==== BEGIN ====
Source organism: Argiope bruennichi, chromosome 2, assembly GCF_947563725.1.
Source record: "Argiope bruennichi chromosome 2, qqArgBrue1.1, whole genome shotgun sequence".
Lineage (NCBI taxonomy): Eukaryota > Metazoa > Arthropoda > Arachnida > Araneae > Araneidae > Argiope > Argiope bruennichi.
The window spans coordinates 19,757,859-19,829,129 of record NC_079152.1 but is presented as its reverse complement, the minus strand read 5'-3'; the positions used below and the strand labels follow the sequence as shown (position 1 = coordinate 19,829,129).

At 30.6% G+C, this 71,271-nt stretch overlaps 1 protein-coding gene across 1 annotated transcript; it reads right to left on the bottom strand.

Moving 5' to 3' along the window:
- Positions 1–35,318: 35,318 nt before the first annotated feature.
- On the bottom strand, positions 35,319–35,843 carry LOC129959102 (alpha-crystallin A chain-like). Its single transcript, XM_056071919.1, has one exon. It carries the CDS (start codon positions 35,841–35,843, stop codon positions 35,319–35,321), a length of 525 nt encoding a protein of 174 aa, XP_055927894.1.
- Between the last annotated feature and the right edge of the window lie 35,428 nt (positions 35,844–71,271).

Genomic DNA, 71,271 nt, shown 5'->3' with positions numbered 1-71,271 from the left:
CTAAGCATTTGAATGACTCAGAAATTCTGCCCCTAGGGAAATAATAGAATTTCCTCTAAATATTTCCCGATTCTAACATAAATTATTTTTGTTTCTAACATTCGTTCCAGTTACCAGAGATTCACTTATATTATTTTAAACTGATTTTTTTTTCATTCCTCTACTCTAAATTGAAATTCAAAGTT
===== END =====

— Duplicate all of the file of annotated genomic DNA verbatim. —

Source organism: Argiope bruennichi, chromosome 2, assembly GCF_947563725.1.
Source record: "Argiope bruennichi chromosome 2, qqArgBrue1.1, whole genome shotgun sequence".
Lineage (NCBI taxonomy): Eukaryota > Metazoa > Arthropoda > Arachnida > Araneae > Araneidae > Argiope > Argiope bruennichi.
The window spans coordinates 19,757,859-19,829,129 of record NC_079152.1 but is presented as its reverse complement, the minus strand read 5'-3'; the positions used below and the strand labels follow the sequence as shown (position 1 = coordinate 19,829,129).

At 30.6% G+C, this 71,271-nt stretch overlaps 1 protein-coding gene across 1 annotated transcript; it reads right to left on the bottom strand.

Moving 5' to 3' along the window:
- Positions 1–35,318: 35,318 nt before the first annotated feature.
- On the bottom strand, positions 35,319–35,843 carry LOC129959102 (alpha-crystallin A chain-like). Its single transcript, XM_056071919.1, has one exon. It carries the CDS (start codon positions 35,841–35,843, stop codon positions 35,319–35,321), a length of 525 nt encoding a protein of 174 aa, XP_055927894.1.
- Between the last annotated feature and the right edge of the window lie 35,428 nt (positions 35,844–71,271).

Genomic DNA, 71,271 nt, shown 5'->3' with positions numbered 1-71,271 from the left:
CTAAGCATTTGAATGACTCAGAAATTCTGCCCCTAGGGAAATAATAGAATTTCCTCTAAATATTTCCCGATTCTAACATAAATTATTTTTGTTTCTAACATTCGTTCCAGTTACCAGAGATTCACTTATATTATTTTAAACTGATTTTTTTTTCATTCCTCTACTCTAAATTGAAATTCAAAGTT